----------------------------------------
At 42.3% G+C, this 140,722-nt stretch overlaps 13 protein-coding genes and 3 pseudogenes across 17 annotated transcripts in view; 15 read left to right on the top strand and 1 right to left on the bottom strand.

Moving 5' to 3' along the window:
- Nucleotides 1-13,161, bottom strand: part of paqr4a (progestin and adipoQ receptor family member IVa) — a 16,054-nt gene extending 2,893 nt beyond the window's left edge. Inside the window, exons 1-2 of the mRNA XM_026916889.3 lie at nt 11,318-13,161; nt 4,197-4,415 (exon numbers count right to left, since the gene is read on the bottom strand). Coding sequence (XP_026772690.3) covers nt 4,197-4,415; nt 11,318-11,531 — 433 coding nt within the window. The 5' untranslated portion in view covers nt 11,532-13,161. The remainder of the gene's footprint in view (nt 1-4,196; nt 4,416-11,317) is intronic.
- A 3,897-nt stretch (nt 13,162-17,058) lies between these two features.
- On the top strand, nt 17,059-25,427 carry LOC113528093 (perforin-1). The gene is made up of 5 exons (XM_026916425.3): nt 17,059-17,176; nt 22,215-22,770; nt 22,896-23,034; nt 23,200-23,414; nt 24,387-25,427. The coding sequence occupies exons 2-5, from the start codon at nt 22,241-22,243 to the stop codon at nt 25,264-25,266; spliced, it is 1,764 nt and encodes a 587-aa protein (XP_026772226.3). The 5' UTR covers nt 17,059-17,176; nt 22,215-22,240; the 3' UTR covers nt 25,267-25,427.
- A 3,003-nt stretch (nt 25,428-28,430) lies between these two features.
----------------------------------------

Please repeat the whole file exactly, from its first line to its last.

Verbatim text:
At 42.3% G+C, this 140,722-nt stretch overlaps 13 protein-coding genes and 3 pseudogenes across 17 annotated transcripts in view; 15 read left to right on the top strand and 1 right to left on the bottom strand.

Moving 5' to 3' along the window:
- Nucleotides 1-13,161, bottom strand: part of paqr4a (progestin and adipoQ receptor family member IVa) — a 16,054-nt gene extending 2,893 nt beyond the window's left edge. Inside the window, exons 1-2 of the mRNA XM_026916889.3 lie at nt 11,318-13,161; nt 4,197-4,415 (exon numbers count right to left, since the gene is read on the bottom strand). Coding sequence (XP_026772690.3) covers nt 4,197-4,415; nt 11,318-11,531 — 433 coding nt within the window. The 5' untranslated portion in view covers nt 11,532-13,161. The remainder of the gene's footprint in view (nt 1-4,196; nt 4,416-11,317) is intronic.
- A 3,897-nt stretch (nt 13,162-17,058) lies between these two features.
- On the top strand, nt 17,059-25,427 carry LOC113528093 (perforin-1). The gene is made up of 5 exons (XM_026916425.3): nt 17,059-17,176; nt 22,215-22,770; nt 22,896-23,034; nt 23,200-23,414; nt 24,387-25,427. The coding sequence occupies exons 2-5, from the start codon at nt 22,241-22,243 to the stop codon at nt 25,264-25,266; spliced, it is 1,764 nt and encodes a 587-aa protein (XP_026772226.3). The 5' UTR covers nt 17,059-17,176; nt 22,215-22,240; the 3' UTR covers nt 25,267-25,427.
- A 3,003-nt stretch (nt 25,428-28,430) lies between these two features.